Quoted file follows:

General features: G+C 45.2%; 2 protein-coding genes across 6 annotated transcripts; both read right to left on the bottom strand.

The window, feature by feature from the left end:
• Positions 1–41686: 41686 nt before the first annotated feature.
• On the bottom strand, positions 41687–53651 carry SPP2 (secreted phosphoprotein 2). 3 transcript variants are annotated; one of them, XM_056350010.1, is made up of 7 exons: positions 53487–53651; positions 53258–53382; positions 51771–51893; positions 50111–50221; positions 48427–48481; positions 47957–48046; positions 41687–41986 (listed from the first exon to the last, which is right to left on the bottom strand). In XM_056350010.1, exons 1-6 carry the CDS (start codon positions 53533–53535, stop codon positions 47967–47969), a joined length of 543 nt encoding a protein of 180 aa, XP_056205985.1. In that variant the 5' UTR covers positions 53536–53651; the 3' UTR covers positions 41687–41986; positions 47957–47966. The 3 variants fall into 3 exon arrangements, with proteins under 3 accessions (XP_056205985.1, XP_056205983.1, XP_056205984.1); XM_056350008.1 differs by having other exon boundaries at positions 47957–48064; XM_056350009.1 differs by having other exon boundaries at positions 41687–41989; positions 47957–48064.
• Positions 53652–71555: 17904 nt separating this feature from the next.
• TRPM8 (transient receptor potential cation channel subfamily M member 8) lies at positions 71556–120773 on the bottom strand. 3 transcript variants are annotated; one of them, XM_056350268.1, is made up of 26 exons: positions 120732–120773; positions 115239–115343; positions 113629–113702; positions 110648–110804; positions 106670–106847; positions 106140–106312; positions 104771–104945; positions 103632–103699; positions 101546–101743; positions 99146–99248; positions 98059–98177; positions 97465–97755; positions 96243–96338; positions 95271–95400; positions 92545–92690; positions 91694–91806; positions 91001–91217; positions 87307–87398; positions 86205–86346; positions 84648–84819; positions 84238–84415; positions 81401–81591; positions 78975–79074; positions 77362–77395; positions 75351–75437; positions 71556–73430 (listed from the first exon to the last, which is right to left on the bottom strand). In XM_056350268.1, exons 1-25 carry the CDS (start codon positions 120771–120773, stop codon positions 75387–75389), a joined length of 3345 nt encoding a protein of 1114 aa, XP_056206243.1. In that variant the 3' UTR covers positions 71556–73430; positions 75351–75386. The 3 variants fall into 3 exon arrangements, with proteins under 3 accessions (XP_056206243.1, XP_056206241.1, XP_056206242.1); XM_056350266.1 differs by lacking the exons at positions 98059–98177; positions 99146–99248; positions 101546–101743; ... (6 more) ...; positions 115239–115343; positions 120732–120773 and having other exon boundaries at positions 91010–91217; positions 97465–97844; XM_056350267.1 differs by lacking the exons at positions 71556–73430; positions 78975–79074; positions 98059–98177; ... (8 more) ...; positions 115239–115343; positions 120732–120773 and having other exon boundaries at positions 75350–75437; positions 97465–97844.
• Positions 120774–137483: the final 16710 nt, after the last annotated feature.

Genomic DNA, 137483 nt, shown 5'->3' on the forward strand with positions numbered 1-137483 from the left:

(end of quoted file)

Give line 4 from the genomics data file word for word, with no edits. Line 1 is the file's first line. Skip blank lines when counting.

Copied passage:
• On the bottom strand, positions 41687–53651 carry SPP2 (secreted phosphoprotein 2). 3 transcript variants are annotated; one of them, XM_056350010.1, is made up of 7 exons: positions 53487–53651; positions 53258–53382; positions 51771–51893; positions 50111–50221; positions 48427–48481; positions 47957–48046; positions 41687–41986 (listed from the first exon to the last, which is right to left on the bottom strand). In XM_056350010.1, exons 1-6 carry the CDS (start codon positions 53533–53535, stop codon positions 47967–47969), a joined length of 543 nt encoding a protein of 180 aa, XP_056205985.1. In that variant the 5' UTR covers positions 53536–53651; the 3' UTR covers positions 41687–41986; positions 47957–47966. The 3 variants fall into 3 exon arrangements, with proteins under 3 accessions (XP_056205985.1, XP_056205983.1, XP_056205984.1); XM_056350008.1 differs by having other exon boundaries at positions 47957–48064; XM_056350009.1 differs by having other exon boundaries at positions 41687–41989; positions 47957–48064.